Measurement of tissue levels of acetylcholine and choline have long been employed as a means of characterizing the cholinergic nature of a system of interest. Early analyses were performed mainly by bioassay techniques such as those utilizing the clam heart, the dorsal muscle of the leech and the frog rectus abdominus. These obviously indirect and non-specific procedures were replaced in the early 1970's by GC and GC-MS methods which require removal of one of the quaternary methyl groups to provide a volatile product. This can be accomplished by chemical or thermal means. By the use of thermospray HPLC-mass spectrometry the analysis is performed on the intact acetylcholine or choline molecule with no derivatization or pre-treatment needed.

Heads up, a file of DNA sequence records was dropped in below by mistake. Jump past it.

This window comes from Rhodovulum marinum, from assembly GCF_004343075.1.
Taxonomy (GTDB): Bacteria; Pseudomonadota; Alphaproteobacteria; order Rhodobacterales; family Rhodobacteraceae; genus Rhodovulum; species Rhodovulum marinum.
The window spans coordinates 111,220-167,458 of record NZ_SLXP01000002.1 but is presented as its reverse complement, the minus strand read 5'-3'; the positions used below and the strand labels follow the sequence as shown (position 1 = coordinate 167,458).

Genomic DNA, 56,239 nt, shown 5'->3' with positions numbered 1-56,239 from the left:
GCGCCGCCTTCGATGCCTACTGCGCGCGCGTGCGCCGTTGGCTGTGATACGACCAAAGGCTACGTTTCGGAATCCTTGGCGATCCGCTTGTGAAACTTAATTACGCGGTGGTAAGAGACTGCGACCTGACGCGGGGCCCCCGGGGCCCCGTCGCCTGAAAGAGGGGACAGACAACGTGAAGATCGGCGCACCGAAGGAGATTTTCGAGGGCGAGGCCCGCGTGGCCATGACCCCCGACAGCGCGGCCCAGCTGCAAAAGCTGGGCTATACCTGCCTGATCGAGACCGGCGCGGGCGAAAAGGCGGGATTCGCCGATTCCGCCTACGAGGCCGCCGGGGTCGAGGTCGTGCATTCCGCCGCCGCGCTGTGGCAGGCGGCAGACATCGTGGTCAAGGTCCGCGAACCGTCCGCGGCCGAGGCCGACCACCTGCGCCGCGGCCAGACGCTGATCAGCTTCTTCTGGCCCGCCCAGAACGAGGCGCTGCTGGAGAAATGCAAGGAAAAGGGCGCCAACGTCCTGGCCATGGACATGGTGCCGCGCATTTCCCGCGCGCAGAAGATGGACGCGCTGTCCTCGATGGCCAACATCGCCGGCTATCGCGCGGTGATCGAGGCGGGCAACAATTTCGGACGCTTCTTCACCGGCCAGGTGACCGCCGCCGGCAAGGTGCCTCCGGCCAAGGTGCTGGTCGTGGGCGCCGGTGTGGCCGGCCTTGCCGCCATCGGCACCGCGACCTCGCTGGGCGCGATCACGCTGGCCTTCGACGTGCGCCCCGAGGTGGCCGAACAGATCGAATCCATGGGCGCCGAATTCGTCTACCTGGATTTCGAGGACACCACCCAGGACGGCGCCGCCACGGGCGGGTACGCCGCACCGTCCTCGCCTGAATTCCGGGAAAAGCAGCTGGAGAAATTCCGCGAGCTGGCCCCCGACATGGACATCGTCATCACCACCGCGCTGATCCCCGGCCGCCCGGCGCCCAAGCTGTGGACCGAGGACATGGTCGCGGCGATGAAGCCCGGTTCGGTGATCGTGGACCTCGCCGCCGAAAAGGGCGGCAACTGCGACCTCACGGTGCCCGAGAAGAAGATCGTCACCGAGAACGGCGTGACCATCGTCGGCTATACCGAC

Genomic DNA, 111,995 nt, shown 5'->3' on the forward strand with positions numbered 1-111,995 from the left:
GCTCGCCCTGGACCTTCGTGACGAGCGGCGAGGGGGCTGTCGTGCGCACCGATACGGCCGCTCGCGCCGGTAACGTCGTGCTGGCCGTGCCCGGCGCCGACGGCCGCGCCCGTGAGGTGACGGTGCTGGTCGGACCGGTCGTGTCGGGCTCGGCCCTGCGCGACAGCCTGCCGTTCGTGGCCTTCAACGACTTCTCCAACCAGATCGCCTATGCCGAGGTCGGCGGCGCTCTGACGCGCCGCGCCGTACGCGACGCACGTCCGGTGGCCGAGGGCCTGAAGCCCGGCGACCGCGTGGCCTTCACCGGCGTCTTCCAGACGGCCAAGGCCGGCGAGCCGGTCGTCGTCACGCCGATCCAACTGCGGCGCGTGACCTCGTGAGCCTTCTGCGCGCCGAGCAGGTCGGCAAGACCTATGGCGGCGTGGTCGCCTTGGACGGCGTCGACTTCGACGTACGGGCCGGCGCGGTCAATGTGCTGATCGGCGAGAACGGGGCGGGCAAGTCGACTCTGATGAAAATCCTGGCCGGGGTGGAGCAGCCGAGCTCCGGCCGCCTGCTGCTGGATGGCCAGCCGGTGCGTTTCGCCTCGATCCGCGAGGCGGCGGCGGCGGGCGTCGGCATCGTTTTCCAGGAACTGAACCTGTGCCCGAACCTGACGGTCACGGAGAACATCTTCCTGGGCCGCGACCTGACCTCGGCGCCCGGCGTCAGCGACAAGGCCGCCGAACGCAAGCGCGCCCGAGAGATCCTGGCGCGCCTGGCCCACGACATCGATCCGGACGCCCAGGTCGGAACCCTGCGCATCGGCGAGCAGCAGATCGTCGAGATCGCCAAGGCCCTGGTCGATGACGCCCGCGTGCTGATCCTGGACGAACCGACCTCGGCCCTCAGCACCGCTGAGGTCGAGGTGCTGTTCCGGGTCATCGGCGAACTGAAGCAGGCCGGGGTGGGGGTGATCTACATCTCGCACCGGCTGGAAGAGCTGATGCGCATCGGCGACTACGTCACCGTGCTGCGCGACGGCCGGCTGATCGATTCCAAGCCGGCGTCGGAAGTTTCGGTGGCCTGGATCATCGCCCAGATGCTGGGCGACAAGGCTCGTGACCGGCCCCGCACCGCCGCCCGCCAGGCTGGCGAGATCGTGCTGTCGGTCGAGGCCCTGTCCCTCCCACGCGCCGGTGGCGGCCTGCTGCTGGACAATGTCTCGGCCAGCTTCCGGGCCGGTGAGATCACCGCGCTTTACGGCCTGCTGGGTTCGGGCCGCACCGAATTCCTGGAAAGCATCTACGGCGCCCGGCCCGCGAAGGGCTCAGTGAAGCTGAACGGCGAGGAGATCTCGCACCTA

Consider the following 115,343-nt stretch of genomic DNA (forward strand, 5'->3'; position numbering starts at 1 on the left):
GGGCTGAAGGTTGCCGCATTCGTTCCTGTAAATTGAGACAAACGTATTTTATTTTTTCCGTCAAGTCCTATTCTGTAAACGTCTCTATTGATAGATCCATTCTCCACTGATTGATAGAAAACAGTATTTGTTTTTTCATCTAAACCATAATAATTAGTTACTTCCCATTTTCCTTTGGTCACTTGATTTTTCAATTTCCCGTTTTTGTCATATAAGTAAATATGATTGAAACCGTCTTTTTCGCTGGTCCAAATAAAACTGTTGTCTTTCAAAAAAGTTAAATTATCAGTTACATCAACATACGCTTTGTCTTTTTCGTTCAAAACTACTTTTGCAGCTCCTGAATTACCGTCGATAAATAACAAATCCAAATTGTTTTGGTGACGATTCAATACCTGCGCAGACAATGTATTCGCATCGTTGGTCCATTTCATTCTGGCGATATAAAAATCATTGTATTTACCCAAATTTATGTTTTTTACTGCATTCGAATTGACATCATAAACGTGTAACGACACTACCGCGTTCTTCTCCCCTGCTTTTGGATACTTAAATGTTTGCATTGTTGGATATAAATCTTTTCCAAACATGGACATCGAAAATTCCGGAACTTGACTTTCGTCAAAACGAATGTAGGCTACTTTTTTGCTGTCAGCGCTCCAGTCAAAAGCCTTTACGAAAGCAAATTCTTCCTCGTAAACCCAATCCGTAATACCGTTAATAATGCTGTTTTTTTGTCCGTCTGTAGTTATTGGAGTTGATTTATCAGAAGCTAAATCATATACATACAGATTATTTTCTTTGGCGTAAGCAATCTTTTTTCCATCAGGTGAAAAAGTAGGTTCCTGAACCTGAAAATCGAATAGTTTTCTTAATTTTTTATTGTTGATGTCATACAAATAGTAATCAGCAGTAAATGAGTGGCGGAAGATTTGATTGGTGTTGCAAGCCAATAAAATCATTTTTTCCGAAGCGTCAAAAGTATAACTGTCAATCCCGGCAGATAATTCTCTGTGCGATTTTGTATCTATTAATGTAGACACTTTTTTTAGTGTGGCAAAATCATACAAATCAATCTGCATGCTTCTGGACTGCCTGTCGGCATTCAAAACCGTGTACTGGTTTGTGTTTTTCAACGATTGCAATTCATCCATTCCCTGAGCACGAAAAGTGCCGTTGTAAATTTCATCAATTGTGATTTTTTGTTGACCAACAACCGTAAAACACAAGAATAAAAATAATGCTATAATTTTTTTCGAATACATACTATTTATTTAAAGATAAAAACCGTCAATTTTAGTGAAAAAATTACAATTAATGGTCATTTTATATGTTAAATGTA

|Original language||English (US)|
|Number of pages||2|
|Journal||Annual Conference on Mass Spectrometry and Allied Topics|
|State||Published - Dec 1 1984|
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